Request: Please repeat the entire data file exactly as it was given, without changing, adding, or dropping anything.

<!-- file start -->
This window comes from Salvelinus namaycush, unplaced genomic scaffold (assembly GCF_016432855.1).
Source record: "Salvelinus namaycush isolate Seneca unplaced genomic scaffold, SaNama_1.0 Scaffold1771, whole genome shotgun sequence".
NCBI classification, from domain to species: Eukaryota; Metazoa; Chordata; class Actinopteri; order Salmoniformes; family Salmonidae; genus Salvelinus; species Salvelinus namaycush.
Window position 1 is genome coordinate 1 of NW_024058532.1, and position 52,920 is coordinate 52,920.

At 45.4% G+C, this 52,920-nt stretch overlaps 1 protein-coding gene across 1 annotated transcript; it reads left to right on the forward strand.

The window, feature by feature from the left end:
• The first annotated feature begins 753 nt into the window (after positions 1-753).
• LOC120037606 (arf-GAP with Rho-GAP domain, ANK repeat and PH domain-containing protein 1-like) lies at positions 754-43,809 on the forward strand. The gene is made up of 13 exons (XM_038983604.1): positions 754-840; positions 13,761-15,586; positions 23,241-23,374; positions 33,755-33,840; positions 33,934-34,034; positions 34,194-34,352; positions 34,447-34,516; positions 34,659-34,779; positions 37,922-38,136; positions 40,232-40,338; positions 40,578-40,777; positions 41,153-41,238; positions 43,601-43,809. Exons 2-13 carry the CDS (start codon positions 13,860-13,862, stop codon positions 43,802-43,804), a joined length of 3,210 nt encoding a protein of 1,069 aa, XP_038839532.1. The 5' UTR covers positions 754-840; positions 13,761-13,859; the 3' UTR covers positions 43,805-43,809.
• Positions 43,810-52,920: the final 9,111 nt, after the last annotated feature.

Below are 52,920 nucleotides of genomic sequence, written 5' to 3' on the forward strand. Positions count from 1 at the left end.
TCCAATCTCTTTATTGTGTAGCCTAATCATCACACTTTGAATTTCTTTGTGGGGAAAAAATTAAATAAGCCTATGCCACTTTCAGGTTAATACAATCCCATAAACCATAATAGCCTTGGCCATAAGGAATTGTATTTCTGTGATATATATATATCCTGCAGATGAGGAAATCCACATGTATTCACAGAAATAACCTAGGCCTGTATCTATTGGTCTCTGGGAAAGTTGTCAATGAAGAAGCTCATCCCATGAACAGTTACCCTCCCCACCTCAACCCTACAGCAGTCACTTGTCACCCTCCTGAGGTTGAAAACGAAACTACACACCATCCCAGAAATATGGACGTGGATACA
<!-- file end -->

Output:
This window comes from Salvelinus namaycush, unplaced genomic scaffold (assembly GCF_016432855.1).
Source record: "Salvelinus namaycush isolate Seneca unplaced genomic scaffold, SaNama_1.0 Scaffold1771, whole genome shotgun sequence".
NCBI classification, from domain to species: Eukaryota; Metazoa; Chordata; class Actinopteri; order Salmoniformes; family Salmonidae; genus Salvelinus; species Salvelinus namaycush.
Window position 1 is genome coordinate 1 of NW_024058532.1, and position 52,920 is coordinate 52,920.

At 45.4% G+C, this 52,920-nt stretch overlaps 1 protein-coding gene across 1 annotated transcript; it reads left to right on the forward strand.

The window, feature by feature from the left end:
• The first annotated feature begins 753 nt into the window (after positions 1-753).
• LOC120037606 (arf-GAP with Rho-GAP domain, ANK repeat and PH domain-containing protein 1-like) lies at positions 754-43,809 on the forward strand. The gene is made up of 13 exons (XM_038983604.1): positions 754-840; positions 13,761-15,586; positions 23,241-23,374; positions 33,755-33,840; positions 33,934-34,034; positions 34,194-34,352; positions 34,447-34,516; positions 34,659-34,779; positions 37,922-38,136; positions 40,232-40,338; positions 40,578-40,777; positions 41,153-41,238; positions 43,601-43,809. Exons 2-13 carry the CDS (start codon positions 13,860-13,862, stop codon positions 43,802-43,804), a joined length of 3,210 nt encoding a protein of 1,069 aa, XP_038839532.1. The 5' UTR covers positions 754-840; positions 13,761-13,859; the 3' UTR covers positions 43,805-43,809.
• Positions 43,810-52,920: the final 9,111 nt, after the last annotated feature.

Below are 52,920 nucleotides of genomic sequence, written 5' to 3' on the forward strand. Positions count from 1 at the left end.
TCCAATCTCTTTATTGTGTAGCCTAATCATCACACTTTGAATTTCTTTGTGGGGAAAAAATTAAATAAGCCTATGCCACTTTCAGGTTAATACAATCCCATAAACCATAATAGCCTTGGCCATAAGGAATTGTATTTCTGTGATATATATATATCCTGCAGATGAGGAAATCCACATGTATTCACAGAAATAACCTAGGCCTGTATCTATTGGTCTCTGGGAAAGTTGTCAATGAAGAAGCTCATCCCATGAACAGTTACCCTCCCCACCTCAACCCTACAGCAGTCACTTGTCACCCTCCTGAGGTTGAAAACGAAACTACACACCATCCCAGAAATATGGACGTGGATACA